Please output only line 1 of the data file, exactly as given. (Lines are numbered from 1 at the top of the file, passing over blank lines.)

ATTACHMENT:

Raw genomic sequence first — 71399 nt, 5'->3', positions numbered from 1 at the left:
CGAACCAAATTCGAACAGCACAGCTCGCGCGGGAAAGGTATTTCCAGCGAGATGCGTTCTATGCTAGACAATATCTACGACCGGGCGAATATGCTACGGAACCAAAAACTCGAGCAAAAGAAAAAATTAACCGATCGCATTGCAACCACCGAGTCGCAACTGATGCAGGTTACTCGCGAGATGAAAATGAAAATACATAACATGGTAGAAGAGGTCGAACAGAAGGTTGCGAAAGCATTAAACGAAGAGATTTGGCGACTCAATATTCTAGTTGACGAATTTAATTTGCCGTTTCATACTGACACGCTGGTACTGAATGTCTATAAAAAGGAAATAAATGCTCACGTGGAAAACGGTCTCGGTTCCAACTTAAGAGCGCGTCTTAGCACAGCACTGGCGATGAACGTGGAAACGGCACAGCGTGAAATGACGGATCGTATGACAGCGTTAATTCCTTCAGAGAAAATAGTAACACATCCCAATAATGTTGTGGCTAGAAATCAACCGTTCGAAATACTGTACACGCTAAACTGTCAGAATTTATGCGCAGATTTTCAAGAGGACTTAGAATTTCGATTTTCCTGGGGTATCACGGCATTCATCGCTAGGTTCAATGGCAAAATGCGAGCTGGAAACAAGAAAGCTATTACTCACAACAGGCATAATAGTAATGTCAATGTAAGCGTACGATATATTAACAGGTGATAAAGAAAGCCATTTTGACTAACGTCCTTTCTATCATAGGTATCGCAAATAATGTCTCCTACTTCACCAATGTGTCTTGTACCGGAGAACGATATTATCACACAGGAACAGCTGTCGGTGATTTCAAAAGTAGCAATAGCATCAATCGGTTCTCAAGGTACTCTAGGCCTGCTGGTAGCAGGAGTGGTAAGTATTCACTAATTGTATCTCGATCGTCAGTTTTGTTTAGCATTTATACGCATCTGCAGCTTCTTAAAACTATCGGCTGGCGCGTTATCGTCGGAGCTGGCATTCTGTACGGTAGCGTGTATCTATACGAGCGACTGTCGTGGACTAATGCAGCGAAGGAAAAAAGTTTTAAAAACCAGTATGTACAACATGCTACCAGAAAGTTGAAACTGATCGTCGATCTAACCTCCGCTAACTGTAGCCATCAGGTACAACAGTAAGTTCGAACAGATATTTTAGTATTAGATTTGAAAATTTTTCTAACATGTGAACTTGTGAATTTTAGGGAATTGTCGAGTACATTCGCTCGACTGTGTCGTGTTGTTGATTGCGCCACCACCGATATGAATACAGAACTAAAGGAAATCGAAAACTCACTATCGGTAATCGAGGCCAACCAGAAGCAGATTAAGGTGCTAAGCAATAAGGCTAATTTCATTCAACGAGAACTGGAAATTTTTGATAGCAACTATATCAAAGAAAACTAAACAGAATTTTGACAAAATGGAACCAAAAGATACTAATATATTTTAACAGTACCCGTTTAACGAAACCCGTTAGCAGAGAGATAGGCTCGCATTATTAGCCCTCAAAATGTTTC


Raw genomic sequence first — 71399 nt, 5'->3', positions numbered from 1 at the left: